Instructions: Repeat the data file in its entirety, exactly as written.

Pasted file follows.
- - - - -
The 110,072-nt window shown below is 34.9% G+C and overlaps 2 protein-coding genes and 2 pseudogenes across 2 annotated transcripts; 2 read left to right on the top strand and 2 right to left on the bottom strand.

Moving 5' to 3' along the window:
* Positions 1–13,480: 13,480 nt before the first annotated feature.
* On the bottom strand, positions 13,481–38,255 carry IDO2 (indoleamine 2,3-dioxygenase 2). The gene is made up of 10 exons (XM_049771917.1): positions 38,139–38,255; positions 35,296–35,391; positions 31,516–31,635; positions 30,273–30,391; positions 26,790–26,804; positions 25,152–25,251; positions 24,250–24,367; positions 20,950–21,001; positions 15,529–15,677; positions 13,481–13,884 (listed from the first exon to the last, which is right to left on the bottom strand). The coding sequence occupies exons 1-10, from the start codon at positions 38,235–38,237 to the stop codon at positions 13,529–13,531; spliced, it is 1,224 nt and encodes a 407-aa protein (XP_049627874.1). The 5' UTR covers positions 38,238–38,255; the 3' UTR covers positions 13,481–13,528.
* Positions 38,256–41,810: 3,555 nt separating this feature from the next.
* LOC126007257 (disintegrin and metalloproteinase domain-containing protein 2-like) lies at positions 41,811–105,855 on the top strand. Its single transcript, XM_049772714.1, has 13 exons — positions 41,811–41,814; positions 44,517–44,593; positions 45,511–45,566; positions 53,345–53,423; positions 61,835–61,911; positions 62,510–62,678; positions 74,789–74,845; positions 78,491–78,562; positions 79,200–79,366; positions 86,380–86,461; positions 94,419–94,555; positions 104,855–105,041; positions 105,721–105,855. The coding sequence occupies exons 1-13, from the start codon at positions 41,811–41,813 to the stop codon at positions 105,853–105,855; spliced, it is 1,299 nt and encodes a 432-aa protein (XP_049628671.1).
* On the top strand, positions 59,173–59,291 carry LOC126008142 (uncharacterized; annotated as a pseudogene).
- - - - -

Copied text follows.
The 110,072-nt window shown below is 34.9% G+C and overlaps 2 protein-coding genes and 2 pseudogenes across 2 annotated transcripts; 2 read left to right on the top strand and 2 right to left on the bottom strand.

Moving 5' to 3' along the window:
* Positions 1–13,480: 13,480 nt before the first annotated feature.
* On the bottom strand, positions 13,481–38,255 carry IDO2 (indoleamine 2,3-dioxygenase 2). The gene is made up of 10 exons (XM_049771917.1): positions 38,139–38,255; positions 35,296–35,391; positions 31,516–31,635; positions 30,273–30,391; positions 26,790–26,804; positions 25,152–25,251; positions 24,250–24,367; positions 20,950–21,001; positions 15,529–15,677; positions 13,481–13,884 (listed from the first exon to the last, which is right to left on the bottom strand). The coding sequence occupies exons 1-10, from the start codon at positions 38,235–38,237 to the stop codon at positions 13,529–13,531; spliced, it is 1,224 nt and encodes a 407-aa protein (XP_049627874.1). The 5' UTR covers positions 38,238–38,255; the 3' UTR covers positions 13,481–13,528.
* Positions 38,256–41,810: 3,555 nt separating this feature from the next.
* LOC126007257 (disintegrin and metalloproteinase domain-containing protein 2-like) lies at positions 41,811–105,855 on the top strand. Its single transcript, XM_049772714.1, has 13 exons — positions 41,811–41,814; positions 44,517–44,593; positions 45,511–45,566; positions 53,345–53,423; positions 61,835–61,911; positions 62,510–62,678; positions 74,789–74,845; positions 78,491–78,562; positions 79,200–79,366; positions 86,380–86,461; positions 94,419–94,555; positions 104,855–105,041; positions 105,721–105,855. The coding sequence occupies exons 1-13, from the start codon at positions 41,811–41,813 to the stop codon at positions 105,853–105,855; spliced, it is 1,299 nt and encodes a 432-aa protein (XP_049628671.1).
* On the top strand, positions 59,173–59,291 carry LOC126008142 (uncharacterized; annotated as a pseudogene).